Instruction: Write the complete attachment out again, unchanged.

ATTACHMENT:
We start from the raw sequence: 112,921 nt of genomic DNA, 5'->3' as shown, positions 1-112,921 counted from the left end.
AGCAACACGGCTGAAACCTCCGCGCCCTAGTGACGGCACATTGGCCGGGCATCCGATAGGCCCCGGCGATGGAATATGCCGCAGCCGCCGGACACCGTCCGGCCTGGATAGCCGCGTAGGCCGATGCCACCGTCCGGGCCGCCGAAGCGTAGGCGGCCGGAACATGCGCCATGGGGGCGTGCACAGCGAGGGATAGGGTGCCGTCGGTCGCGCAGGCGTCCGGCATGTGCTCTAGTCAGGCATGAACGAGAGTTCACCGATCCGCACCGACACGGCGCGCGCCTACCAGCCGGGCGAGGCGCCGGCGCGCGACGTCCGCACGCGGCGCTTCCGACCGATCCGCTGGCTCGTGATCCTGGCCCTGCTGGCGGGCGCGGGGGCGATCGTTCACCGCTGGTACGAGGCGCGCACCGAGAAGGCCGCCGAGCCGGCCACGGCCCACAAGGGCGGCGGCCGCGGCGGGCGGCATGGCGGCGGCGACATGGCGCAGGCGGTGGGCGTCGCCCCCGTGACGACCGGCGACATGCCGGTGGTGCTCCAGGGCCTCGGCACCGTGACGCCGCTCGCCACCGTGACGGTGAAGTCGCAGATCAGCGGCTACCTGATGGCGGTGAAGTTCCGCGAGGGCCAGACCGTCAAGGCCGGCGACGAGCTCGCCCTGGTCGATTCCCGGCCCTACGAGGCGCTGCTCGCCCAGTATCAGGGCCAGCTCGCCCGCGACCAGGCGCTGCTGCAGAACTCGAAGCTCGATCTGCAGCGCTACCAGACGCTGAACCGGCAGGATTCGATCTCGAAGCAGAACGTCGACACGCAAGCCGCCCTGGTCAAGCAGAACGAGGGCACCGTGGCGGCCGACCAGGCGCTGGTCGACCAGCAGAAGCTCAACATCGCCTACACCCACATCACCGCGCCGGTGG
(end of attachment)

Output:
We start from the raw sequence: 112,921 nt of genomic DNA, 5'->3' as shown, positions 1-112,921 counted from the left end.
AGCAACACGGCTGAAACCTCCGCGCCCTAGTGACGGCACATTGGCCGGGCATCCGATAGGCCCCGGCGATGGAATATGCCGCAGCCGCCGGACACCGTCCGGCCTGGATAGCCGCGTAGGCCGATGCCACCGTCCGGGCCGCCGAAGCGTAGGCGGCCGGAACATGCGCCATGGGGGCGTGCACAGCGAGGGATAGGGTGCCGTCGGTCGCGCAGGCGTCCGGCATGTGCTCTAGTCAGGCATGAACGAGAGTTCACCGATCCGCACCGACACGGCGCGCGCCTACCAGCCGGGCGAGGCGCCGGCGCGCGACGTCCGCACGCGGCGCTTCCGACCGATCCGCTGGCTCGTGATCCTGGCCCTGCTGGCGGGCGCGGGGGCGATCGTTCACCGCTGGTACGAGGCGCGCACCGAGAAGGCCGCCGAGCCGGCCACGGCCCACAAGGGCGGCGGCCGCGGCGGGCGGCATGGCGGCGGCGACATGGCGCAGGCGGTGGGCGTCGCCCCCGTGACGACCGGCGACATGCCGGTGGTGCTCCAGGGCCTCGGCACCGTGACGCCGCTCGCCACCGTGACGGTGAAGTCGCAGATCAGCGGCTACCTGATGGCGGTGAAGTTCCGCGAGGGCCAGACCGTCAAGGCCGGCGACGAGCTCGCCCTGGTCGATTCCCGGCCCTACGAGGCGCTGCTCGCCCAGTATCAGGGCCAGCTCGCCCGCGACCAGGCGCTGCTGCAGAACTCGAAGCTCGATCTGCAGCGCTACCAGACGCTGAACCGGCAGGATTCGATCTCGAAGCAGAACGTCGACACGCAAGCCGCCCTGGTCAAGCAGAACGAGGGCACCGTGGCGGCCGACCAGGCGCTGGTCGACCAGCAGAAGCTCAACATCGCCTACACCCACATCACCGCGCCGGTGG